While residents rushed to make a Friday deadline to get coverage under Obamacare starting next year, at least one consumer group warned that glitches would prevent some from buying a health plan on time.
Consumers had until midnight Friday to buy private insurance offered by CareFirst BlueCross BlueShield, the state's largest insurer, and United Healthcare. Those plans would be effective Jan. 1.
Officials with Health Care Access Maryland, a nonprofit helping to enroll the uninsured with the aid of so-called navigators, said they were still running into obstacles getting people through the online process.
Those whose applications had already run into problems on the website continued to be stymied, said Sheila Mackertich, vice president of health reform initiatives at the organization, while those starting from scratch saw fewer glitches.
"The reality is that some people won't meet that Jan. 1 enrollment," Mackertich said.
The website has been plagued by technical problems since it launched, and several insurers had extended the deadline to obtain Jan. 1 coverage. Kaiser Permanente and Evergreen Health Cooperative Inc. are giving people until Tuesday to buy plans.
After that, a second enrollment period starts, and people have until March 31 to get coverage without paying a penalty.
Exchange officials said they have seen a steady increase in enrollment throughout December, particularly in the past two weeks since major glitches were fixed.
Gov. Martin O'Malley said this week that 42,589 people had signed up for insurance through the state's exchange as of Dec. 21 — a jump of almost 13,000 people in a week. More recent numbers will be released next week.
The state set a goal of enrolling 150,000 people in private plans and 110,000 in Medicaid during open enrollment. Of those signed up for coverage so far in Maryland, about 11,700 have signed up for private plans, with the rest on track for Medicaid, according to O'Malley.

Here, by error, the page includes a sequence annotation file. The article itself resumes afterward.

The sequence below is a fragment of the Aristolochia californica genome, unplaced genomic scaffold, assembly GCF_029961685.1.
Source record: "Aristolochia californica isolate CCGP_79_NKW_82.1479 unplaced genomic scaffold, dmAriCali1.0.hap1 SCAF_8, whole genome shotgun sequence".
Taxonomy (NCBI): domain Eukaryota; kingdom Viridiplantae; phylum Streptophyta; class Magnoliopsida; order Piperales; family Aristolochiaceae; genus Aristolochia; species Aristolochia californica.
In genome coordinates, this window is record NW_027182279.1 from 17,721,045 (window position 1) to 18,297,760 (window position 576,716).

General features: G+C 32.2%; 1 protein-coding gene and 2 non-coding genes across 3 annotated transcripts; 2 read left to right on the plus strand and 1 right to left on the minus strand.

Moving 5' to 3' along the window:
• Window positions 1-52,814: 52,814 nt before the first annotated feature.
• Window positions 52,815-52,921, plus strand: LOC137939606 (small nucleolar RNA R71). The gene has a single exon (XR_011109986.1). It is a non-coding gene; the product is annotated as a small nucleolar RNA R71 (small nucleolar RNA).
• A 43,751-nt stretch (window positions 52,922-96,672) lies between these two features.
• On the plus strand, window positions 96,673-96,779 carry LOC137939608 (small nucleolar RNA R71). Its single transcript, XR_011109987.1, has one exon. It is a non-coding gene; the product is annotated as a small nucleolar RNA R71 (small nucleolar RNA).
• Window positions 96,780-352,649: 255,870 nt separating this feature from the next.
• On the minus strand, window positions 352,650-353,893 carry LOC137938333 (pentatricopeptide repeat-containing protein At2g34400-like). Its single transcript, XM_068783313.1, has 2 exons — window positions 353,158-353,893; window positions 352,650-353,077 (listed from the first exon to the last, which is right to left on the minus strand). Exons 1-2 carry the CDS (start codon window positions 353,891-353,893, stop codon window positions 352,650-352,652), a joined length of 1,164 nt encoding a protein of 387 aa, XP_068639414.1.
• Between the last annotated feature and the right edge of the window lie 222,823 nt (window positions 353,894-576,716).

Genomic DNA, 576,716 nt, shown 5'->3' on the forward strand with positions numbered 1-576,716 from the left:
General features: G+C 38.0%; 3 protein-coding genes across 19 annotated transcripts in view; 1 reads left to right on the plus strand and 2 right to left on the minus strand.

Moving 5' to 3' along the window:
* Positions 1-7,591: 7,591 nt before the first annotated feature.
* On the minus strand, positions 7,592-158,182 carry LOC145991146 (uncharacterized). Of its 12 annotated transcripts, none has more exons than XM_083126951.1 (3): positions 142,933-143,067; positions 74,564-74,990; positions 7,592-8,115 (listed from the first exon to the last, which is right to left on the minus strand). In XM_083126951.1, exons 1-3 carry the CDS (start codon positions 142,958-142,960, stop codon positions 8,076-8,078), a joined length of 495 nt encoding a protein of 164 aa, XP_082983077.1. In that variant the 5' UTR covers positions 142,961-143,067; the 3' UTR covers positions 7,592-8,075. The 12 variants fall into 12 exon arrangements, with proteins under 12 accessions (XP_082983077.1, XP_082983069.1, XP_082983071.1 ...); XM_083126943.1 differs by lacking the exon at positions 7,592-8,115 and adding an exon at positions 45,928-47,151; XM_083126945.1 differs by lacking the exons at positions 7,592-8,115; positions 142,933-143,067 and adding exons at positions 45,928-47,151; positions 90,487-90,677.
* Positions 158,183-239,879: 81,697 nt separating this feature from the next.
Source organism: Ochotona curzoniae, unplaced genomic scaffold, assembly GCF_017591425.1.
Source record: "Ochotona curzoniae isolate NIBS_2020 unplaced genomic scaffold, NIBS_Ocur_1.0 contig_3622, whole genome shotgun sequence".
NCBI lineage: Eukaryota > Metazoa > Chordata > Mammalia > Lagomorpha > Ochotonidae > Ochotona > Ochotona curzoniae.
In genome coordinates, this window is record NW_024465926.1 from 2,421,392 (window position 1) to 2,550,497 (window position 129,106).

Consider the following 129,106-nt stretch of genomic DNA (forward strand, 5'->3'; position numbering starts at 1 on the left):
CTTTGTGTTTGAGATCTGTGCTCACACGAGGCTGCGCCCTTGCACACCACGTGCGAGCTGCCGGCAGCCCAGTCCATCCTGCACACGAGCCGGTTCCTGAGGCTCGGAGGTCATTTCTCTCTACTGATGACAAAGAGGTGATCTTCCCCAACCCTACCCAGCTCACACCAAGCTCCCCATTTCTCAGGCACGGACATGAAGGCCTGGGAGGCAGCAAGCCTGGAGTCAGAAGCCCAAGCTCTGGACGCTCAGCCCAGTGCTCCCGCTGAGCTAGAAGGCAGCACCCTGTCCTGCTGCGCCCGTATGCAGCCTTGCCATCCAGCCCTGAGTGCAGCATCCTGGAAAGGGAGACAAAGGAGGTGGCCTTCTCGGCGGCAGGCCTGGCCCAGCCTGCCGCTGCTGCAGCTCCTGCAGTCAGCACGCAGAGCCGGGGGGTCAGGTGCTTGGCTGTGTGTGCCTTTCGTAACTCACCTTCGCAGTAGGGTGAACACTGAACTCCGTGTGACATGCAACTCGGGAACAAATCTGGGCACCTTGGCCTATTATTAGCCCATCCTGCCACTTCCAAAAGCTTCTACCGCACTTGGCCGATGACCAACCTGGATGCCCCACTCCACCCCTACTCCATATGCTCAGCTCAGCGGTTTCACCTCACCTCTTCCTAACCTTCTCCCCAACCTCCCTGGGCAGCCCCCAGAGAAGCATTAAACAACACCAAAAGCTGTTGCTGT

Exchange officials have said the numbers are preliminary and could be revised.
"Based on what we have seen, we expect that the number of enrollments for this week will once again set a record, as we have seen each of the last several weeks," Dori Henry, a spokeswoman for the exchange, said Friday.
But, she cautioned, "We can't determine future enrollment based on what we see this week."
CareFirst said in a statement that interest in its plans — purchased on the exchange and directly from the company — has steadily grown throughout this week. The insurer said it is working quickly to process applications for January coverage.
It went down to the wire for some consumers trying to get coverage Friday. For weeks, Robert Michael Johnson of Towson had been trying to enroll his son Samuel, who turns 26 on Jan. 5 and will no longer be allowed to continue on his parents' insurance.
Johnson went in person to a Baltimore County social services office for help enrolling, but he had to fill out a paper application after the agent told him she couldn't get onto the site either.
On Friday, his son was able to enroll in a $237-a-month CareFirst plan. He will likely qualify for a $100-a-month subsidy. The price and quality of the plan made the hassle almost worth it, Johnson said.
"Everything just worked normal, perfectly today," Johnson said. "It was very frustrating for a while, but the plan he got and for what it costs is amazing. There is no way in the old days with his pre-existing conditions and stuff that he would have gotten coverage at all. If he did it would have cost a fortune."
Peter Beilenson, founder of the Evergreen Health cooperative, is encouraging people to use the help of navigators rather than enrolling on their own. He said his staff has figured out how to get around glitches that still exist on the website.
"We're hopeful that many people will get through, and we're leaving it open through the 31st to make sure we get as many people as possible," Beilenson said.
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